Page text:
Black Portlanders can apply for a maximum of $300. Before receiving their check, each applicant is virtually interviewed by a panel of Black Portlanders to confirm that they meet the requirements—being Black and residing in Portland—and to see whether they need to be connected with the mutual aid network or any other services. After receiving more than 10,000 applications, the fund had to close the application form while continuing to fundraise. As of November 1, the fund has provided emergency resources to 4,800 of the 10,200 applicants.
“We know that a million and a half dollars sounds nice, and it inspires people to hear what we’ve raised,” Whitten says. “We also know that the racial wealth gap in our country is staggering, and it’s no different in Portland.”
That’s why the Back Resilience Fund is leveraging its structure to achieve larger goals. Whitten hopes that the fund’s impact can be used to strengthen the case for reparations for Black Americans—the free labor and production by enslaved Black Americans is valued at over $3 billion, yet the descendants of those enslaved people have never been compensated by the government. The group is collecting data on their impact and hope to turn the fund into a scalable distribution model.
While acknowledging that emergency funding is one small part of developing a resilient community, Whitten notes how meaningful $300 can be to so many people. Early on in the fund’s work, a recipient said they didn’t know how they were going to get through the week until their check came, saying it was the first time they felt like they could come up for air.
“To be living in the middle of the ‘I can’t breathe’ era, and to hear that coming from someone that we helped directly is powerful, and it speaks to not just Portland, but what as a nation we must we do to heal,” Whitten says. “Healing is not just about the end of police violence, the end of mass killings and murders, and all other injustices. Every act of historical injustice that has happened within the history of this country has left an injury that has sent shockwaves through generations. We need more than just the prevention of more injustice, we need to invest in the real healing of the injustice that has already happened.”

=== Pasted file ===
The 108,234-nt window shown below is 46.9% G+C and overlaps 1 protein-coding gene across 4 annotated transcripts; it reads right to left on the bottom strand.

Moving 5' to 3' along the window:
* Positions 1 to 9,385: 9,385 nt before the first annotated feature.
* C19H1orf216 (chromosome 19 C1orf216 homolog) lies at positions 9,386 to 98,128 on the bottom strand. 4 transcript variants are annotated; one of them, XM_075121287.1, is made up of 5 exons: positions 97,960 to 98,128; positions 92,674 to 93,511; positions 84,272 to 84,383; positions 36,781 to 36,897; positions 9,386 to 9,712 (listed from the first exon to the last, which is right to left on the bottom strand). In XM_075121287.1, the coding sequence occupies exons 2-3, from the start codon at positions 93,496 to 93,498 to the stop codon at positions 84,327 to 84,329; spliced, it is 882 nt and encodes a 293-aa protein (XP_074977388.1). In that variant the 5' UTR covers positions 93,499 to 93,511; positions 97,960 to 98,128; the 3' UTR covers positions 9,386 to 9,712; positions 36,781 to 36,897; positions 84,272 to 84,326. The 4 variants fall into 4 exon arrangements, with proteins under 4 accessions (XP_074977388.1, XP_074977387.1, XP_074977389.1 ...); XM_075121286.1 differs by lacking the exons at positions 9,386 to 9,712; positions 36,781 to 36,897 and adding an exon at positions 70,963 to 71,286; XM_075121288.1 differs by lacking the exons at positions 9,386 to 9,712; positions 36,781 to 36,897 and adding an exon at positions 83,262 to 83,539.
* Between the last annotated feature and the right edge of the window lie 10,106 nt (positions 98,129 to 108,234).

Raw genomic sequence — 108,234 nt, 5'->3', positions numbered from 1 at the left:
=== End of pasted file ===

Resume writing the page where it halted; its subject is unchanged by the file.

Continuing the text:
The phrase “be water” is often used within the protest community, highlighting the importance of being nimble and moving around obstacles—like lines of riot police—and flowing back together during on-the-ground action. The concept extends beyond protest formation and into the protest community itself.
The number of groups supporting the protests and overall movement in Portland can’t be quantified. Mech Bloc is a group that provides mechanic work for protesters’ and community members’ vehicles. Jail Support is a group of volunteers who wait for detained protesters to be released from jail, offering food, water, resources, and comfort. Bike Bloc provides bike maintenance. Optical Bloc helps people get new glasses and contacts if they have been damaged by tear gas or lost during a police bull rush. And for every group that chooses to organize under a name and social media presence, dozens of individual organize without a public persona or logo.
When the wildfires in Oregon burned more than 1 million acres and displaced more than 40,000 people, the protest mutual aid community quickly pivoted. The Equity Worker Offering Kommunity Support (EWOKS) started a donation center in a mall parking lot, accumulating bags upon bags of clothing, medical and hygiene supplies, camping gear, as well serving hot food. Mckniff, of Team Raccoon, started supplying respirators for people seeking reprieve from hazardous air, including ordering respirators for children. The Witches mobilized to the most affected areas to hand out supplies, including their self-care bags.
Night after night, videos from protesters and independent journalists reveal shifts in the protesters’ strategies, whether it be coming together to form shield walls, or changing the protest location to highlight specific law enforcement ills, like returning to protest the ICE building after a whistleblower revealed the high numbers of hysterectomies taking place at immigration detention centers. More recently, protesters have focused on taking their organizing off of social media so that the police cannot anticipate their actions, like when a group defaced Grant High School two days before Thanksgiving. The high school is named after President Ulysses Grant, who ordered an illegal war against the Lakota people.